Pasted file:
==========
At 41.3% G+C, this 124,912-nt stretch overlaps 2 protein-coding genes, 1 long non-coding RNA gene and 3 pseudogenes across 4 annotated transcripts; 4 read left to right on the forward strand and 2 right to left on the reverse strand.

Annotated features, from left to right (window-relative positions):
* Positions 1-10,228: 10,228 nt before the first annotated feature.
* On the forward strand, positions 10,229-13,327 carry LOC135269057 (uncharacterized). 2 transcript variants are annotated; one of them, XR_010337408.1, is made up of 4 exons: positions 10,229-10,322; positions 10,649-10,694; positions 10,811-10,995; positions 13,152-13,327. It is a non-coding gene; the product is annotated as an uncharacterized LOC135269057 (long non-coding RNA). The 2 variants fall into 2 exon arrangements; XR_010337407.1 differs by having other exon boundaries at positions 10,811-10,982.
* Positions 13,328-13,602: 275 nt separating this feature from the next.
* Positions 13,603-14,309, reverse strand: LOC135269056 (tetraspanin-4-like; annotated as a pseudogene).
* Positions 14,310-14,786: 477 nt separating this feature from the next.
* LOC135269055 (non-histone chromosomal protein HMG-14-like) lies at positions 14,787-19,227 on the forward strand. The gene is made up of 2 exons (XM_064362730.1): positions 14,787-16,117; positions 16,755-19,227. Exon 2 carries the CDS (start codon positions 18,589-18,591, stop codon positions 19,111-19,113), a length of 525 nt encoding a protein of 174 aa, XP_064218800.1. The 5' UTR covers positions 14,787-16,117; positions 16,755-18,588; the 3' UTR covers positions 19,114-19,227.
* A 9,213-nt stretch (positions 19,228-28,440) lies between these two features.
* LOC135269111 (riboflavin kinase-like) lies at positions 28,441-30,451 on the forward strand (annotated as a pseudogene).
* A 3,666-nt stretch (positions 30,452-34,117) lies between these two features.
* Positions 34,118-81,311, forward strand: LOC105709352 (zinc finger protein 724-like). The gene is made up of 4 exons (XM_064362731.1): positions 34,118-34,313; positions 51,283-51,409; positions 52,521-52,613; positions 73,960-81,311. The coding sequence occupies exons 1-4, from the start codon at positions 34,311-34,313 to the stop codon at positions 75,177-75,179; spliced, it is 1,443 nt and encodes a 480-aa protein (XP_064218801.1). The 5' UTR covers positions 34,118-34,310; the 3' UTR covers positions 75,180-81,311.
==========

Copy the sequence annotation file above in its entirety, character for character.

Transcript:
At 41.3% G+C, this 124,912-nt stretch overlaps 2 protein-coding genes, 1 long non-coding RNA gene and 3 pseudogenes across 4 annotated transcripts; 4 read left to right on the forward strand and 2 right to left on the reverse strand.

Annotated features, from left to right (window-relative positions):
* Positions 1-10,228: 10,228 nt before the first annotated feature.
* On the forward strand, positions 10,229-13,327 carry LOC135269057 (uncharacterized). 2 transcript variants are annotated; one of them, XR_010337408.1, is made up of 4 exons: positions 10,229-10,322; positions 10,649-10,694; positions 10,811-10,995; positions 13,152-13,327. It is a non-coding gene; the product is annotated as an uncharacterized LOC135269057 (long non-coding RNA). The 2 variants fall into 2 exon arrangements; XR_010337407.1 differs by having other exon boundaries at positions 10,811-10,982.
* Positions 13,328-13,602: 275 nt separating this feature from the next.
* Positions 13,603-14,309, reverse strand: LOC135269056 (tetraspanin-4-like; annotated as a pseudogene).
* Positions 14,310-14,786: 477 nt separating this feature from the next.
* LOC135269055 (non-histone chromosomal protein HMG-14-like) lies at positions 14,787-19,227 on the forward strand. The gene is made up of 2 exons (XM_064362730.1): positions 14,787-16,117; positions 16,755-19,227. Exon 2 carries the CDS (start codon positions 18,589-18,591, stop codon positions 19,111-19,113), a length of 525 nt encoding a protein of 174 aa, XP_064218800.1. The 5' UTR covers positions 14,787-16,117; positions 16,755-18,588; the 3' UTR covers positions 19,114-19,227.
* A 9,213-nt stretch (positions 19,228-28,440) lies between these two features.
* LOC135269111 (riboflavin kinase-like) lies at positions 28,441-30,451 on the forward strand (annotated as a pseudogene).
* A 3,666-nt stretch (positions 30,452-34,117) lies between these two features.
* Positions 34,118-81,311, forward strand: LOC105709352 (zinc finger protein 724-like). The gene is made up of 4 exons (XM_064362731.1): positions 34,118-34,313; positions 51,283-51,409; positions 52,521-52,613; positions 73,960-81,311. The coding sequence occupies exons 1-4, from the start codon at positions 34,311-34,313 to the stop codon at positions 75,177-75,179; spliced, it is 1,443 nt and encodes a 480-aa protein (XP_064218801.1). The 5' UTR covers positions 34,118-34,310; the 3' UTR covers positions 75,180-81,311.